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Four Tips to Help Communicate with Your Spouse about Money

Written by Deb Hornell on February 4, 2013 in Family Money  |   No comments

Prior to marriage, most couples take part in some kind of premarital counseling. Unfortunately, that counseling often does not cover one of the most stressful aspects of marriage—money management. Money can be a major source of arguments in even the best relationships. The good news…

marriage-moneyPrior to marriage, most couples take part in some kind of premarital counseling. Unfortunately, that counseling often does not cover one of the most stressful aspects of marriage—money management.

Money can be a major source of arguments in even the best relationships. The good news is that some preemptive planning can avert these kinds of disagreements.

The following four tips can help you create a long-lasting financial partnership with your spouse.

1. Get clear on the role money plays in your life and your relationship. Know what you want out of life and how money is a part of making that happen. Each of you should be prepared to answer the following questions honestly:

  • How much money do I need to live comfortably?
  • What do I want and need in terms of housing, social activities, children, travel, and freedom?
  • With what level of debt am I willing to live?
  • What is my philosophy about using credit cards?
  • What am I willing to do to ensure that we have a healthy financial situation?
  • What experiences from my past affect the way I view money and its role in a relationship?
  • Who handled finances in my parents’ relationship? What worked or didn’t work for them?

2. Schedule a meeting to discuss—and agree on—overall goals for financial responsibility in your relationship.

  • How will we make decisions about major purchases?
  • Who will handle bill paying?
  • How will we work through disagreements about finances?
  • How will we allow individual freedom for purchases?
  • What structure will we set up for managing finances? Will we use joint accounts, separate accounts, or a mix of joint and separate accounts?

3. Do not discuss long-term financial matters in the heat of an argument. When emotions are running high, neither of you will be able to think logically and you will probably say things you’ll regret later. Stop the conversation and go back to tip #1.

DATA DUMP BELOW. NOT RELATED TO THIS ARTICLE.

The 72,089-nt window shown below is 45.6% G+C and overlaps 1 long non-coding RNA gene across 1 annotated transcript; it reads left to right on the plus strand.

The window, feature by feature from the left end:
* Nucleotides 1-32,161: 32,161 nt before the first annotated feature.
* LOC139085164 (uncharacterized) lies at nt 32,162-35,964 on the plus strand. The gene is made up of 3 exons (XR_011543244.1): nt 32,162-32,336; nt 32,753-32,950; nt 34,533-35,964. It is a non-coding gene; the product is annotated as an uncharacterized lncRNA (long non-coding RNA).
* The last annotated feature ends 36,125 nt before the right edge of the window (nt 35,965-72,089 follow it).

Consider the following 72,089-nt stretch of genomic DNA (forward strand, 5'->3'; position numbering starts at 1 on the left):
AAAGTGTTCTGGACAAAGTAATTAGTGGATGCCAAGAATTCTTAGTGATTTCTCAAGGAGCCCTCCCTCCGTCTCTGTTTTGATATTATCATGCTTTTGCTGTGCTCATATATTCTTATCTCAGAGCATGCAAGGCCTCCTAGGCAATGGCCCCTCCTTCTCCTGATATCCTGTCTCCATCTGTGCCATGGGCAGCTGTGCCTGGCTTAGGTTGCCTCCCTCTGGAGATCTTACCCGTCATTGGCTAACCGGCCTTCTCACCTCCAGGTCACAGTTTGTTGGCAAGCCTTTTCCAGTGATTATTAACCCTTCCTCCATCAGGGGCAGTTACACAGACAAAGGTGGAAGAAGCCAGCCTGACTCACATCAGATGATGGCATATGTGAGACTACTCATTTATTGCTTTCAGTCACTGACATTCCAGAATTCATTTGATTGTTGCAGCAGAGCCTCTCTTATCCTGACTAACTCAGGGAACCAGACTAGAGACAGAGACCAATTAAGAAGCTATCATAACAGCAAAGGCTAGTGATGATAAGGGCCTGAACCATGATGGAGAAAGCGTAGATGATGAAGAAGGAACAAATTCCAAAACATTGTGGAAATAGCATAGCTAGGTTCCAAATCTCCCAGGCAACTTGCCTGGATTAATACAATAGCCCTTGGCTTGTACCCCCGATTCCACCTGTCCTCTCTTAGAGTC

4. Check yourself before you make a snotty comment to your spouse about their spending habits. There’s probably a negative experience or hard feelings behind that comment. Ask yourself why you’re feeling that way, and then ask a question of your spouse to gain understanding instead of a comment to gain the upper hand.

Most importantly, discuss financial needs and wants at the beginning of your relationship, before you run into trouble. By following these simple steps prior to living together, you will be able to make sound decisions, including managing a monthly budget, buying or refinancing a home, and investing in long-term savings programs at work.

Deb Hornell has been helping individuals and companies grow and succeed for more than 25 years. Her expertise in group facilitation, leadership development, change management, and strategic planning makes her the go-to consultant for critical organizational development initiatives. She is known for designing and facilitating practical solutions to complex business challenges while honoring and engaging people in the process. Her forthcoming book will be titled Good Things for a Full Life.

Follow Deb on Twitter: @DebHornell and on Facebook: www.facebook.com/DebHornell

The information contained in this blog post is designed to generally educate and inform visitors to the Equifax Finance Blog. The blog posts do not give, and should not be assumed to provide, personalized tax, investment, real estate, legal, retirement, credit, personal financial, or other professional advice. Before making any financial decision, you should always consult with the appropriate professionals who can explain your options, rights, and legal responsibilities, and advise you on any tax, legal, credit, or business implications that may result from those decisions. The views and opinions expressed by the authors of blog posts are their own views and may not be the views or opinions of Equifax, Inc. and/or its affiliates.

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